The possibility of male lactation may not seem as far-fetched as one might at first expect, since it can happen soon after a baby boy exits the womb. The hormone prolactin, which facilitates breast milk production in new mothers, can pass from the placenta to into an infant's body. After birth, that in utero prolactin bath can cause a newborn to spontaneously lactate whether it's a boy or a girl, as both are bestowed the same breast anatomy during fetal development. This nursery phenomenon is referred to as witch's milk and often stops after a couple weeks [source: Kaneshiro].
Out-of-the-blue milk-making later in a man's life might be more of a cause for alarm, however. Rarer than witch's milk, galactorrhea, or spontaneous lactation, in men often traces back to a testosterone deficiency instead of a prolactin overdose [source: Mayo Clinic]. But while modern doctors might see galactorrhea as result of a hormone imbalance, the evolutionary pioneer Charles Darwin might have suggested that a case of galactorrhea was merely evidence of bygone ancestral habits. As outlined in his 1871 thesis "The Descent of Man," Darwin presumed that early man, ably outfitted with mammary glands, divvied up breastfeeding duties with the women [source: Thomsen].
Anecdotal evidence also proves that while it doesn't happen very often, modern men can lactate and even breastfeed under similar hormonal influences as female lactation. In women, pregnancy provokes the pituitary gland to ramp up prolactin production by 10 times its normal amount, which in turn prompts the lobules (milk-producing glands) to get to work [source: Thomsen]. That same domino effect can occur from the male brain-to-breast even though it lacks the pregnancy-mediated prolactin surge, and there are far fewer lobules for the hormone to fuel. Cuddling and spending time with babies has been shown to increase the amount of prolactin in dads' bloodstreams, while tamping down on testosterone levels. Combine that hormonal reaction with the physical stimulus of a suckling infant, and a male breast could very well yield milk. Scientists point to that physiological possibility as the reason why men in an African pygmy tribe, the Aka, have been documented breastfeeding their children [source: Moorehead]. In 2002, a Sri Lankan father of two also made headlines for breastfeeding his daughters after his wife died [source: Swaminathan].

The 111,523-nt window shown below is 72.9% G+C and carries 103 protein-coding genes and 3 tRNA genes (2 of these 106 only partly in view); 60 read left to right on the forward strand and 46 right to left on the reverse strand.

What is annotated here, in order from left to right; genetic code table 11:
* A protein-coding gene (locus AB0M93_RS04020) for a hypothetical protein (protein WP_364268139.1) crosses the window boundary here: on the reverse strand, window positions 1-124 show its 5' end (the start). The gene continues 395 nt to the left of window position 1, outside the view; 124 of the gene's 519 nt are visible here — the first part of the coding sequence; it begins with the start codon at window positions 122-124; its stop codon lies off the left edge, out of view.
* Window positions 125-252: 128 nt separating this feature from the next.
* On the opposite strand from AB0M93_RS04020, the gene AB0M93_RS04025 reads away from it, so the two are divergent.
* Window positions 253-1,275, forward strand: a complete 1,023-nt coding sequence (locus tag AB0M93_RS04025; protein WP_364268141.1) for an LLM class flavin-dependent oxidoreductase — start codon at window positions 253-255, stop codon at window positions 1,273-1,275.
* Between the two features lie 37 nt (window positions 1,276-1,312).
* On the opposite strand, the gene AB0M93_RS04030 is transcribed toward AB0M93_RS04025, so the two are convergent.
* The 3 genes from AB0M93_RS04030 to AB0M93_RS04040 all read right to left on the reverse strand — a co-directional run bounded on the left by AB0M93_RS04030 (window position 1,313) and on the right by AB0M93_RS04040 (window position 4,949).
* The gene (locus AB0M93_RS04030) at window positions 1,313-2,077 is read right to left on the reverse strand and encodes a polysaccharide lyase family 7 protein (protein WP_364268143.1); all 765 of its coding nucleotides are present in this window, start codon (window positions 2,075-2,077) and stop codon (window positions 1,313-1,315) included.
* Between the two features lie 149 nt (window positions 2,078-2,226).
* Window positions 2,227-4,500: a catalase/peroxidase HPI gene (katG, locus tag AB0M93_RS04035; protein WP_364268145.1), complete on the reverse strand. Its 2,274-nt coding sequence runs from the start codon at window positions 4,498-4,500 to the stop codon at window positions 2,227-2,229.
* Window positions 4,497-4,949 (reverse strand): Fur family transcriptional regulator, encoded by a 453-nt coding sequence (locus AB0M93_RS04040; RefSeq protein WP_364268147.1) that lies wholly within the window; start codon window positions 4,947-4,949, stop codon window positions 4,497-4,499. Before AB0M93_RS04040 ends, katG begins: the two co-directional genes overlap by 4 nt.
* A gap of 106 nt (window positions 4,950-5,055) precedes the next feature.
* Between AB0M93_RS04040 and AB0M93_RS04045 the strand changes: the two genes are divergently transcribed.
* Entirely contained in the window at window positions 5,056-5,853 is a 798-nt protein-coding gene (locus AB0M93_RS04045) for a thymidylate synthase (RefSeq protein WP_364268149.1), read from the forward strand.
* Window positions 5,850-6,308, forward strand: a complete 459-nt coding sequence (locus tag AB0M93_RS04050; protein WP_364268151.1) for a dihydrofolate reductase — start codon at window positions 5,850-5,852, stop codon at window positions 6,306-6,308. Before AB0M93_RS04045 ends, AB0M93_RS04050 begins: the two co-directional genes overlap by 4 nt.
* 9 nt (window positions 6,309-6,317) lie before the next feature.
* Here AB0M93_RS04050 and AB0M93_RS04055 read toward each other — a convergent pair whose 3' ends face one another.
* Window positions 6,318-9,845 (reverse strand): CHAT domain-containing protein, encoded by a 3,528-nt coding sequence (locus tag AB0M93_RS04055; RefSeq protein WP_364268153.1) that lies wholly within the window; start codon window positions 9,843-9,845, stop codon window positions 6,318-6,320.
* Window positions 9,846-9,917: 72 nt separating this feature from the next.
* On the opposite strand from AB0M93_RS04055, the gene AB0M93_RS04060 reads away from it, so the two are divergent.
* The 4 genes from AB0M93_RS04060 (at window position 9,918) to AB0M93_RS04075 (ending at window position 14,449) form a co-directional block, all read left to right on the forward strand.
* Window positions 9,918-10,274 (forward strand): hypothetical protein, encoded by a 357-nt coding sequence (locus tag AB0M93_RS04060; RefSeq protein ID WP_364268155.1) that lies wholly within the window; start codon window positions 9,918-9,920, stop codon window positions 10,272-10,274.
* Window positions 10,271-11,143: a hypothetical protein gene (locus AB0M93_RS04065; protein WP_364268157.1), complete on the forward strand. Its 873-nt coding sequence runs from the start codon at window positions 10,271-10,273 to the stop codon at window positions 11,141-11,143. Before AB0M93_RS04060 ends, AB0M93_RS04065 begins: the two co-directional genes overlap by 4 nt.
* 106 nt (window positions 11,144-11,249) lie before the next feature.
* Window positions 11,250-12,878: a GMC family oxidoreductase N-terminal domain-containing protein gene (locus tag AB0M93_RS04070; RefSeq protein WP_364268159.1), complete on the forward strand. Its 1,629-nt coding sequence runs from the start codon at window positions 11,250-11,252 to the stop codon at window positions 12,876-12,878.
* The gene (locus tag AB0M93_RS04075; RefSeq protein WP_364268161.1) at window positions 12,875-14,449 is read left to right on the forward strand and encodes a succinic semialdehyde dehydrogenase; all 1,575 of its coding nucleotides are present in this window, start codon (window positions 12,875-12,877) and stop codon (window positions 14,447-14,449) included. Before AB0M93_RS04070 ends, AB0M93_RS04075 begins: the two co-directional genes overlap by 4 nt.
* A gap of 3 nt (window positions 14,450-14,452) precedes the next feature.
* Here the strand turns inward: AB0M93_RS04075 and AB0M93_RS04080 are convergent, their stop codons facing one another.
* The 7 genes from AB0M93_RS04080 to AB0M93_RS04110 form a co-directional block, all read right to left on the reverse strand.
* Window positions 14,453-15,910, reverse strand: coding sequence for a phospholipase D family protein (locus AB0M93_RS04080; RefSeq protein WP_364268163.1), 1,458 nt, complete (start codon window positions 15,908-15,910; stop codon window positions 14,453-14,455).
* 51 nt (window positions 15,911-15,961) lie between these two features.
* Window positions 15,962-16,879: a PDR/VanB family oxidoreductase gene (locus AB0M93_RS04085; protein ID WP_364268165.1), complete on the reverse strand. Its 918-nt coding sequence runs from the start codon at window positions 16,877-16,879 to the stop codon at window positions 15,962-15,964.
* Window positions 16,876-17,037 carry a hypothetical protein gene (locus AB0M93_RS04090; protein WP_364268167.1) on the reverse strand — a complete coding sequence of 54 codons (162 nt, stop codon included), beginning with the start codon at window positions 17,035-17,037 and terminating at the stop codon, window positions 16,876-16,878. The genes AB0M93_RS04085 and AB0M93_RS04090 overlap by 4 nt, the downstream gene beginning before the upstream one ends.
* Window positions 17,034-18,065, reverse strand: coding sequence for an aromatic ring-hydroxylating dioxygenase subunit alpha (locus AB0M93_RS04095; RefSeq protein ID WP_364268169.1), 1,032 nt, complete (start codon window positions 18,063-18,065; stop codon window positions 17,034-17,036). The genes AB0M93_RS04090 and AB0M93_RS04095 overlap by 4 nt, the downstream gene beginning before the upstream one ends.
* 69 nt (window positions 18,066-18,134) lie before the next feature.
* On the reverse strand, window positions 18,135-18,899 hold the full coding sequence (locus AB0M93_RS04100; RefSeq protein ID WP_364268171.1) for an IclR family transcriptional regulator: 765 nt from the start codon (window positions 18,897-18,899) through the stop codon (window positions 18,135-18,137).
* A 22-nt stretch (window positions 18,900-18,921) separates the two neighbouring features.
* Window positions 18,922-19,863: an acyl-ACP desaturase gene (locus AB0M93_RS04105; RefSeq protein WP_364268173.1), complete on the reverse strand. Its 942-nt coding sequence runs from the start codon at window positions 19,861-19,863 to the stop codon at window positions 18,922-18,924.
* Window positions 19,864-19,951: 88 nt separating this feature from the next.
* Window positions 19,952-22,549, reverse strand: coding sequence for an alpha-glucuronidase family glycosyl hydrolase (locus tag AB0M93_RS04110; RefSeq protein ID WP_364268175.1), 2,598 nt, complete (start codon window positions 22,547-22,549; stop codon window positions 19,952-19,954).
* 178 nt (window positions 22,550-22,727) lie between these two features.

Male breastfeeding may raise eyebrows and stoke controversy about gender roles and caregiving, but ultimately the male breast anatomy poses more of a health risk than an atypical health additive for infants. While much less common than in women, breast cancer does affect thousands of men; in 2012, for instance, nearly 2,220 American men were diagnosed with the condition that tends to attack the milk-producing lobules and ducts [source: National Cancer Institute]. That prevalence rate is high enough that some scientists consider male nipples and their underlying glandular network an adaptive flaw [source: Swaminathan]. If, like mice, the male nipple was nipped in the bud before birth, they wouldn't pose any potential problems or perplexing evolutionary questions about why they've stuck around for so long.